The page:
Leader of the Opposition People’s United Party, Francis Fonseca called an emergency press briefing to register his party’s rejection of Guatemala’s diplomatic maneuver last week to delay the October 6 simultaneous referenda.
Reading from a prepared statement at the PUP’s Independence Hall headquarters, Fonseca said: “On Sunday March 17, 2013 Guatemala put forward certain proposals that make clear its intention to breach its agreement with Belize to hold simultaneous referenda on October 6, 2013.”
“The simultaneous referenda in Belize and Guatemala that has been set for October 6, comes under the terms of an agreement brokered by the Organization of American States for the more than a century- old territorial claim of Guatemala over portions of Belize to be adjudicated at the International Court of Justice, in the Hague, Netherlands.
“The special agreement, or compromis, which was signed on December 8, 2008, by the foreign ministers of Belize and Guatemala, was hailed as a diplomatic breakthrough by the international community”.
Fonseca told reporters: “The People’s United Party rejects any proposal which violates the spirit and letter of the Special Agreement signed by Belize and Guatemala in December 2008.”
On March 13, the president of Guatemala, Otto Perez Molina, sent out a bulletin indicating that his administration wanted to delay its referendum.
Molina’s announcement was followed by a hastily arranged meeting with OAS Secretary General, Miguel Insulza in Washington, where Guatemala presented two alternative proposals.
A Belize delegation led by Foreign Minister Wilfred “Sedi” Elrington attended the talks, but Elrington’s counterpart, Guatemalan Foreign Minister, Fernando Carrera did not show up. Carrera’s absence limited Elrington’s participation in the bilateral talks.
Guatemala, however, managed to put forward its proposal which calls for postponing its referendum date until next year.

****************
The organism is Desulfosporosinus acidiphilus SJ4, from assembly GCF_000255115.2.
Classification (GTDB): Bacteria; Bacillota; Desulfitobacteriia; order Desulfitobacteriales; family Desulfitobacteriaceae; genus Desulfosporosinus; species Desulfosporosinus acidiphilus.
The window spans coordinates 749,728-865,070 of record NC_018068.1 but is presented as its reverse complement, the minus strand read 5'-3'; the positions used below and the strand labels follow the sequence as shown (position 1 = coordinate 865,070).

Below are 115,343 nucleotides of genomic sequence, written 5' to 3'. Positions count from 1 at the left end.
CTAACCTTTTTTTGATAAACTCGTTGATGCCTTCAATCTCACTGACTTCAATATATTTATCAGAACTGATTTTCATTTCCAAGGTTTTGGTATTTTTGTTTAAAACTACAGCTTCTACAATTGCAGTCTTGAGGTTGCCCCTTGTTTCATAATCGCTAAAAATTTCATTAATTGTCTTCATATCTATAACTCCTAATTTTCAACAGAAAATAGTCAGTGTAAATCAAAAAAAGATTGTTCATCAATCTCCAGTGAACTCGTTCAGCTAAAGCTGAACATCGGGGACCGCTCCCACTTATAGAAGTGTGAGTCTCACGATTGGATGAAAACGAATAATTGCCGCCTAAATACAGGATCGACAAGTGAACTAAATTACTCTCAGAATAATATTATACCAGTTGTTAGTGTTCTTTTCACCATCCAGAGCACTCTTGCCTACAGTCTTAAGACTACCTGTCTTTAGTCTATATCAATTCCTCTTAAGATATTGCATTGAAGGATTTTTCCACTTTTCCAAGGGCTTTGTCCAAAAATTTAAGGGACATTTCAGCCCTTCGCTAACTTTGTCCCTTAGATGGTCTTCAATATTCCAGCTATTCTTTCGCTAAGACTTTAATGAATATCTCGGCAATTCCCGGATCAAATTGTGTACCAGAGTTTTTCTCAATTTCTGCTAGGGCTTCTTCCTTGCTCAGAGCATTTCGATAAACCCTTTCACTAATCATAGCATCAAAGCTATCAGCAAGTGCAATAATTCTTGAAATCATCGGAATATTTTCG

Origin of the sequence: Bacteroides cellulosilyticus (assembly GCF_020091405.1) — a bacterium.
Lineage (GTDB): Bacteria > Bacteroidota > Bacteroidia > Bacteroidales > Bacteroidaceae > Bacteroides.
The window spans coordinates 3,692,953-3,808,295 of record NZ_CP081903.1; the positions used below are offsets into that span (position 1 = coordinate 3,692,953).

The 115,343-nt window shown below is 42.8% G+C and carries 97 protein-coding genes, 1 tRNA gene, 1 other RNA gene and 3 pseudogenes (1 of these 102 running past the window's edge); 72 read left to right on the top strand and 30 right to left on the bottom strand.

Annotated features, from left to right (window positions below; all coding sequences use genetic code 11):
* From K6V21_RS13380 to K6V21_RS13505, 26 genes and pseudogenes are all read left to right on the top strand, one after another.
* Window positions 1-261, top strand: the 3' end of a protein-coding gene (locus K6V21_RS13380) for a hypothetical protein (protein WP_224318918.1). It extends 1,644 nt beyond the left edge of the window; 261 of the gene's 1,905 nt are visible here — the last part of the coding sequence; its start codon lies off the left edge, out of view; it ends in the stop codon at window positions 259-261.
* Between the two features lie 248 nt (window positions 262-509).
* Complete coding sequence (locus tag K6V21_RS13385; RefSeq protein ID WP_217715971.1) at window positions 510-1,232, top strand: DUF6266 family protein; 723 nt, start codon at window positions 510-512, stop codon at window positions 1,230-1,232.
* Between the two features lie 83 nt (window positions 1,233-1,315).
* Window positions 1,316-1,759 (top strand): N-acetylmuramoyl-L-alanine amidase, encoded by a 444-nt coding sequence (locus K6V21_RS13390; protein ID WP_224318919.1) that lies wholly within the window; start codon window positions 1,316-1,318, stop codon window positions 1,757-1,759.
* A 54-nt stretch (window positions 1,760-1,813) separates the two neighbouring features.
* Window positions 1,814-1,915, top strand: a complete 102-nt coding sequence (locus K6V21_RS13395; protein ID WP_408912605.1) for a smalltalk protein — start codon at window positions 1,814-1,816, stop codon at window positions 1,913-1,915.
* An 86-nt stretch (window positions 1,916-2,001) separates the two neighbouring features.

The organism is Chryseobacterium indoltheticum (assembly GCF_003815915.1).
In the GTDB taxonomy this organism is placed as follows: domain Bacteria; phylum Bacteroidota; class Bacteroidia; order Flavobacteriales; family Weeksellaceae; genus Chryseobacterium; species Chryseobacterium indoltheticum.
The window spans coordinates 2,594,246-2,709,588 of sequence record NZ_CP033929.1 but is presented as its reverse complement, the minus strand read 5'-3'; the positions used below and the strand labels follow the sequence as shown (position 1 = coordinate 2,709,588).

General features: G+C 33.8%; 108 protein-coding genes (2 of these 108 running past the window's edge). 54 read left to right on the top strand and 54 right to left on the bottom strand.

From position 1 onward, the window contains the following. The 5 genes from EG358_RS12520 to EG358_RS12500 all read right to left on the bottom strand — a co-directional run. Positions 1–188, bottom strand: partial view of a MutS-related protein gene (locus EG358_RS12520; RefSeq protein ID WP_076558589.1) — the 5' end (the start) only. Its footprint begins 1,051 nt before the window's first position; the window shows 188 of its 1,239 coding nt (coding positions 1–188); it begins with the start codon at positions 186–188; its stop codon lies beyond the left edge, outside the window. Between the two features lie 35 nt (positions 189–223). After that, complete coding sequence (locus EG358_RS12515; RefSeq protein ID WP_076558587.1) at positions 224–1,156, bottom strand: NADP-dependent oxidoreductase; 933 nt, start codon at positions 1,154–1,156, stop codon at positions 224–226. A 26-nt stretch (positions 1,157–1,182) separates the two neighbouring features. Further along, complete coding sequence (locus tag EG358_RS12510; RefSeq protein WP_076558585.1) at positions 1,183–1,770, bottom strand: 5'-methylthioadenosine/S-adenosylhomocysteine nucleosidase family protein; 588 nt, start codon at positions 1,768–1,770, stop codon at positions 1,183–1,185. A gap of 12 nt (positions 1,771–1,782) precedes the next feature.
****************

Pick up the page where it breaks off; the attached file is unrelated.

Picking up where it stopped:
In addition, Guatemala suggested that Belize could go ahead and hold its own referendum on October 6. Guatemala also included in her proposal that Belize should amend its Referendum Act to make it similar to Guatemala’s.
As it now stands, under Belize referendum law, a 60 precent threshold must be reached at the polls for the results of the referenda to be legally valid.
In addressing these proposal, Fonseca said: “Neither option proposed by Guatemala is acceptable. Guatemala’s latest proposals raise serious concerns about its good faith in finding a just and definitive solution of this long-standing claim.”
Fonseca said that the PUP has consistently rejected Guatemala’s unfounded claim and has always remained supportive of any initiative that would lead to a definitive and just solution.
“The PUP does not support the holding of any unilateral referendum on October 6, 2013, or on any other date. We do not support the amendment of our national law to reduce our threshold participation in referendum, simply to accommodate Guatemala,” the PUP Leader said.
“The PUP calls on the Government of Belize to remain resolute in maintaining national and international support for our inalienable right to self-determination with full territorial integrity.”
Fonseca also used the occasion to announce that its representative on the Belize-Guatemala negotiating team, Senator Lisa Shoman, who served as ambassador and foreign minister, will not participate in future negotiations, if the government accepts any of Guatemala’s proposals.